Extend a wrapped div to full screen width outside it’s wrapper

A very common design model for websites in fluid/reponsive design is to make a centered container taking up for example 80% of the screen width. It is not very unusual that the designer then wants the background on a header, footer, horizontal menu or any other similar object to have it’s background extended to the fulls screen width.


Website with wrapper container

Website with wrapper container

The problem with this quickly becomes pretty obvious as all objects are contained in a 80% wrapper. One solution is of course to close the wrapping container, then create a full width object with the background and the begin a new wrapper.

However, there is a neat trick that can be used to make an object “break out” outside the containing wrapper. It is done by using negative margins. To not get a horizontal scrollbar in the browser we add overflow-x: hidden to the body.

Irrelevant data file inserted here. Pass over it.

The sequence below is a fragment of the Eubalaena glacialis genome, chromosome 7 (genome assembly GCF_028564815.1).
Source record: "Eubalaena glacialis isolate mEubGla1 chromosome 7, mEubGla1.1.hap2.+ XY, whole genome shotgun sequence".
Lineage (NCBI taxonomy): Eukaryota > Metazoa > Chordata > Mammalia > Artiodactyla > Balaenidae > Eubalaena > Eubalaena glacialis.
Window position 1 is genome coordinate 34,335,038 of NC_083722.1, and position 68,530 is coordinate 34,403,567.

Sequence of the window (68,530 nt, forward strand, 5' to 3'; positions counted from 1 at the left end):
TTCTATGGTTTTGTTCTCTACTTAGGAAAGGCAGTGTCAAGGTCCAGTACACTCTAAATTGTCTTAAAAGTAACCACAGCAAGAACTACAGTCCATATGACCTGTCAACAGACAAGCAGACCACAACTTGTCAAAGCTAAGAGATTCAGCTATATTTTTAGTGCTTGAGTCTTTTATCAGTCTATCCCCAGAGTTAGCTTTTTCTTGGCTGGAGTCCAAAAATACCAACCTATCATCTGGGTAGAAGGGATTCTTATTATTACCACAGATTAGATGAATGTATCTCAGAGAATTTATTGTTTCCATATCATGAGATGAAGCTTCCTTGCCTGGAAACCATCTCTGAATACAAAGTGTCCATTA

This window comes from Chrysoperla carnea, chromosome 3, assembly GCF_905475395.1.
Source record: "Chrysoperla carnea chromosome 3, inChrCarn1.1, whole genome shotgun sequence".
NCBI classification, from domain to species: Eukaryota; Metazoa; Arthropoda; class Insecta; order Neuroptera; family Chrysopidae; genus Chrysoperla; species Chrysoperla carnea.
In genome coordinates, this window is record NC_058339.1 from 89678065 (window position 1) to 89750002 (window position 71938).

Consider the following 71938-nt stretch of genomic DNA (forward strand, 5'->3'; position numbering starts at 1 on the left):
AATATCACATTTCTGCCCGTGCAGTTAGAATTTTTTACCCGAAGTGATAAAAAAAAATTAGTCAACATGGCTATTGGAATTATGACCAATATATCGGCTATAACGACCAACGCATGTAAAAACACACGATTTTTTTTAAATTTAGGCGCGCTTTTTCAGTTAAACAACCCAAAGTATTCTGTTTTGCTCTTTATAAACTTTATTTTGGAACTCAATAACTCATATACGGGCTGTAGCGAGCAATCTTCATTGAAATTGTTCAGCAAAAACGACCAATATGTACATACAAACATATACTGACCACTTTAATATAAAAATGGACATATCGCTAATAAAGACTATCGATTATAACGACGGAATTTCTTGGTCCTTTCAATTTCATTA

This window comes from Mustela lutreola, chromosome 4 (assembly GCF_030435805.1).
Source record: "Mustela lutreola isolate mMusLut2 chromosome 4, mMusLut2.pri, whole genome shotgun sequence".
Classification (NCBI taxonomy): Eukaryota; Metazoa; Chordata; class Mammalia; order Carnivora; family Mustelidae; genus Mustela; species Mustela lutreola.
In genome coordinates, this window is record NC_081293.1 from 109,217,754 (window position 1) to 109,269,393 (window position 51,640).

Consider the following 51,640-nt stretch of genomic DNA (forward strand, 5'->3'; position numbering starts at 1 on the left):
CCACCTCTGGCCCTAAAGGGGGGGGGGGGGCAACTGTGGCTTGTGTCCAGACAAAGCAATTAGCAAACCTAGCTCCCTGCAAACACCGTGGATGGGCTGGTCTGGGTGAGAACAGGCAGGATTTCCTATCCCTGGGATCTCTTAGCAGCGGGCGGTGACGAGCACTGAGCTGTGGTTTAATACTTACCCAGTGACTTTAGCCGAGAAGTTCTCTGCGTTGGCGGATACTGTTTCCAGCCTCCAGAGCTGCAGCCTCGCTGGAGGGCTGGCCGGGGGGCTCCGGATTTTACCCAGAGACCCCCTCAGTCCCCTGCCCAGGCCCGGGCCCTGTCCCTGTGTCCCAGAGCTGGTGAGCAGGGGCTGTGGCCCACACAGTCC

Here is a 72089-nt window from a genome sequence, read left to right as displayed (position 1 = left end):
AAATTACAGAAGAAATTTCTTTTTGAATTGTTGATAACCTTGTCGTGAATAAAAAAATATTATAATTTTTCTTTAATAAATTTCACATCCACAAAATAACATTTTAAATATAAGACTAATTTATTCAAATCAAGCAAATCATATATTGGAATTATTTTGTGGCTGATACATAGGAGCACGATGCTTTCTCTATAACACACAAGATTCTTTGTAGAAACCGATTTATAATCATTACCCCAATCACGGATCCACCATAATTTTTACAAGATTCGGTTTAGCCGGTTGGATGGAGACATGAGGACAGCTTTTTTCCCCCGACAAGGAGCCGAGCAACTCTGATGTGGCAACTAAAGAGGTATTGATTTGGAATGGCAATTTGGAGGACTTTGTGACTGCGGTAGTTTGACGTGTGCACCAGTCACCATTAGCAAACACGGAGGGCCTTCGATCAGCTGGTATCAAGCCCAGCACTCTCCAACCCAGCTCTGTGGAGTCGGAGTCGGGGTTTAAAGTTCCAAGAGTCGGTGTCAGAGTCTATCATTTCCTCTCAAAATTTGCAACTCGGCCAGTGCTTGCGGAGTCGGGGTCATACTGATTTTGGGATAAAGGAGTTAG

This is an example how to do it (click here to view the example live):

 body {
   overflow-x: hidden; /* to prevent horizontal scroll bars */
 .container {
   width: 80%;
   height: 100%;
   margin-left: auto; /* center the container */
   margin-right: auto;
   padding: 10px; /* some padding inside the container */
   background-color: yellow;
 .divider {
   line-height: 30px;
   background-color: grey;
   color: white;
   margin-left: -1000%;
   margin-right: -1000%;
   padding-left: 1000%; /* push content back in on the screen */
   padding-right: 1000%;
<div class="container">
 <p>Some text inside the container</p>
 <div class="divider">Here is a section divider in full width</div>